Are grades a good indicator of a persons knowledge of a subject?

Asked by: scaliacat
  • Only because you left room for semantics.

    I would say that not all grading systems are equal and I have my fair share of complaints against standardized testing, as well as grade curves, however, I do believe the grades from specific testing material (say end of chapter or concept test) are indicative on if you are able to understand the material. Now when I say test, I do not only mean paper or multiple choice. I think that we need to have people be able to explain their knowledge the best they can, whether it be from physical activity, speech, or traditional test. After that they should get a grade to get feedback on their knowledge.

  • Intelligence Determines Grades

    Grades do not necessarily translate directly to intelligence, but they do generally represent a student's effort and consistency. A student who consistently gets good grades, at the very least, applies themselves to their schoolwork, while a student that consistently gets poor grades either clearly does not understand material or does not put forth an appropriate effort. So grades must have some correlation to intelligence.
    There may be exceptions to this rule, but an intelligent student will generally understand the importance of good grades.

  • It Depends on The Grading Method

    Grades are only a good indicator of knowledge if those grades are based on some sort of holistic approach. It is entirely unfair to say that grades on a 4-answer multiple choice assignment directly translates to knowledge. For all one knows, that person could have been a lucky guesser or a good test-taker.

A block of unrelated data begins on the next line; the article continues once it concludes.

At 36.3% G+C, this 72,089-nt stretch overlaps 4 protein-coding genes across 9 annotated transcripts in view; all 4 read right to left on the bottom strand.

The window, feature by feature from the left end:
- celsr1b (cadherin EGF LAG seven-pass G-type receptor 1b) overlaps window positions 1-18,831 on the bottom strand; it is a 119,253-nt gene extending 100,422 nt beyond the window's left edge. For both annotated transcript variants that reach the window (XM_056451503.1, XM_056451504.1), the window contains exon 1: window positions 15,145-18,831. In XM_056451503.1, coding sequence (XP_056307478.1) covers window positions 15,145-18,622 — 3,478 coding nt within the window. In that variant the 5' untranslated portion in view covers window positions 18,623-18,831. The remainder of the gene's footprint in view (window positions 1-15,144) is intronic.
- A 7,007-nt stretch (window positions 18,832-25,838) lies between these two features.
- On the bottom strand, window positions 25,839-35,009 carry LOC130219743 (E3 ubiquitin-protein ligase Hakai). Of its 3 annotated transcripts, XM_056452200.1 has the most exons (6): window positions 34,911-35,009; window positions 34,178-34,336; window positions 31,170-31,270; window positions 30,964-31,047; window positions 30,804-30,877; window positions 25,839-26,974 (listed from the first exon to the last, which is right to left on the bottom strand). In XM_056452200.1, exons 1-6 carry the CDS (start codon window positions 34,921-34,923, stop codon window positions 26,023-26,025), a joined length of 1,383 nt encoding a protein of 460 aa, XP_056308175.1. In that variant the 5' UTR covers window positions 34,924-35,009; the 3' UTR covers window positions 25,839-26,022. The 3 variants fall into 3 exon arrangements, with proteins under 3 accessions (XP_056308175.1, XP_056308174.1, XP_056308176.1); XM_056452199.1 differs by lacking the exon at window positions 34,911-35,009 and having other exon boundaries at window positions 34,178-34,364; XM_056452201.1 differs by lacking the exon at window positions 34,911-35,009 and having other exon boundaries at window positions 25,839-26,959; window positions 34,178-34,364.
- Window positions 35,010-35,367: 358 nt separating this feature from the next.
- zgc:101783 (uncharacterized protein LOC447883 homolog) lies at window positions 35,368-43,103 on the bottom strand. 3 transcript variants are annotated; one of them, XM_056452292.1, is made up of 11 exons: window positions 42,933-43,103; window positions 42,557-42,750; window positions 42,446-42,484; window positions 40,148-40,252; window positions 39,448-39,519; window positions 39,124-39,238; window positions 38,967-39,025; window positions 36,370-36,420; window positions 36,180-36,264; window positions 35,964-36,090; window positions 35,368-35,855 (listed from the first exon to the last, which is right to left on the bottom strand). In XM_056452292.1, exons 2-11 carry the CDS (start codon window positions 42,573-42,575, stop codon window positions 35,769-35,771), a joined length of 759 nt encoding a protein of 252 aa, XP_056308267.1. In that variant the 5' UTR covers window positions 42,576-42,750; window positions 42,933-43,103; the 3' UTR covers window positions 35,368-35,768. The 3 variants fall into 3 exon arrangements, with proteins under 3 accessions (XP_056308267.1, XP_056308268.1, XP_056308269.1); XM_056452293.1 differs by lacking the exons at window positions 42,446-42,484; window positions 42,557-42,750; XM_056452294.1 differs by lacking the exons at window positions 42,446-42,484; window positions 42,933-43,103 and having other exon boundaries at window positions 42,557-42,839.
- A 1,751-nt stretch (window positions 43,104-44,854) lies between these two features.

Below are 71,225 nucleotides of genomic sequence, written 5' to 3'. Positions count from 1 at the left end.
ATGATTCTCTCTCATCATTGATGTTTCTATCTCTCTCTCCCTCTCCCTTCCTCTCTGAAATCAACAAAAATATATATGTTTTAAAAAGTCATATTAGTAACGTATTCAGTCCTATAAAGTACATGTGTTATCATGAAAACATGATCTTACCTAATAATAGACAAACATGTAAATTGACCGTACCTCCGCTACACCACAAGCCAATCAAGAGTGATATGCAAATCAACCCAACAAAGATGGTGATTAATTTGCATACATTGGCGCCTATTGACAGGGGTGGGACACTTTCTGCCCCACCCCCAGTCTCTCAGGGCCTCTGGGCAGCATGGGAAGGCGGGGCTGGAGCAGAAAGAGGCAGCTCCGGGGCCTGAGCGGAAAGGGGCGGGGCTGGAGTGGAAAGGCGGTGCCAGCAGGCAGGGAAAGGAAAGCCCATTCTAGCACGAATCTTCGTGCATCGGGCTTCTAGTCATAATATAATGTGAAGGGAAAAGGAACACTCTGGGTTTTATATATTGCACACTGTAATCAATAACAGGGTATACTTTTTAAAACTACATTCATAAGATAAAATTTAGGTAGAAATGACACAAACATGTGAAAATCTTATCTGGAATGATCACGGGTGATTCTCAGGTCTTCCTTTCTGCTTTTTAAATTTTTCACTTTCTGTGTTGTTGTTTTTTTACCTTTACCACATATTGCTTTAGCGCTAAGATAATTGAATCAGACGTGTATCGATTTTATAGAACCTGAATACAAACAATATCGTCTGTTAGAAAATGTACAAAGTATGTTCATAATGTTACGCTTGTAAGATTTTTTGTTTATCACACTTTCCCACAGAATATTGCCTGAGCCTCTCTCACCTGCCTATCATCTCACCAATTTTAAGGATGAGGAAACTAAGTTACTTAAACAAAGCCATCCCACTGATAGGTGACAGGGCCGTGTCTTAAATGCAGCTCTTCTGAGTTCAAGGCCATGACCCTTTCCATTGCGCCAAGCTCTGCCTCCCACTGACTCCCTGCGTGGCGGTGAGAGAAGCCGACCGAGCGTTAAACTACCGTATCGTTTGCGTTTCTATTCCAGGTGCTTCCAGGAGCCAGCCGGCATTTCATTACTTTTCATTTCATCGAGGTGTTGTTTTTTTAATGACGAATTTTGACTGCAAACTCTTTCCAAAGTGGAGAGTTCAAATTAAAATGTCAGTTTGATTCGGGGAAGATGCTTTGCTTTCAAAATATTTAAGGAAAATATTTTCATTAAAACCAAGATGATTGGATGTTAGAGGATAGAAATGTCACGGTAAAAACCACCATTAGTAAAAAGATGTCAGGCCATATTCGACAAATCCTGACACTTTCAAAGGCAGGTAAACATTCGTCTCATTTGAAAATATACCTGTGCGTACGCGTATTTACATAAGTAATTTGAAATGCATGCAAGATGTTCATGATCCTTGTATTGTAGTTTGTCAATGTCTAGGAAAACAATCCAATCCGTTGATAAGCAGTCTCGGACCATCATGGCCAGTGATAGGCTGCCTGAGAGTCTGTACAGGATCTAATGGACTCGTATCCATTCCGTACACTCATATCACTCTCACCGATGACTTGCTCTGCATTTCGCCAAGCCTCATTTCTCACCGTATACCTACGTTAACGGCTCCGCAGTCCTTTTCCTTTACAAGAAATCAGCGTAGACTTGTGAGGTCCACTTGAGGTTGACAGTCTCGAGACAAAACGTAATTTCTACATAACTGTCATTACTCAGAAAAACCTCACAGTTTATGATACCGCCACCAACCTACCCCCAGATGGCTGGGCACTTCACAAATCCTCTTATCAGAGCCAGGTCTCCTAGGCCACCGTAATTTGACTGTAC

However, if the grade is given based on a short answer or essay type assignment, those grades would be more correlated with one's knowledge on a subject because it requires that person not only to give the "correct" answer but also to explain it thoroughly (which is where the person's knowledge comes into play).

  • Closer to yes than no

    Knowledge and intelligence is not the same thing.

    Does good grades imply a person knows a subject well? Not necessarily. But at least this person knows the material on the test/exam.

    If a person doesn't have a good grade, then that person is lacking knowledge in the subject. Person may be intelligent but it has nothing to do with knowing the subject.

  • GPA does not equal level of intelligence

    Grades are not a good indicator of intelligence because some students copy answers from friends, some teachers give easy work and random grades, and some students just refuse to do work. Not always does a lazy student equal an unintelligent student, and not always does a student that turns in work equal an intelligent one.

  • Not in the case of examinations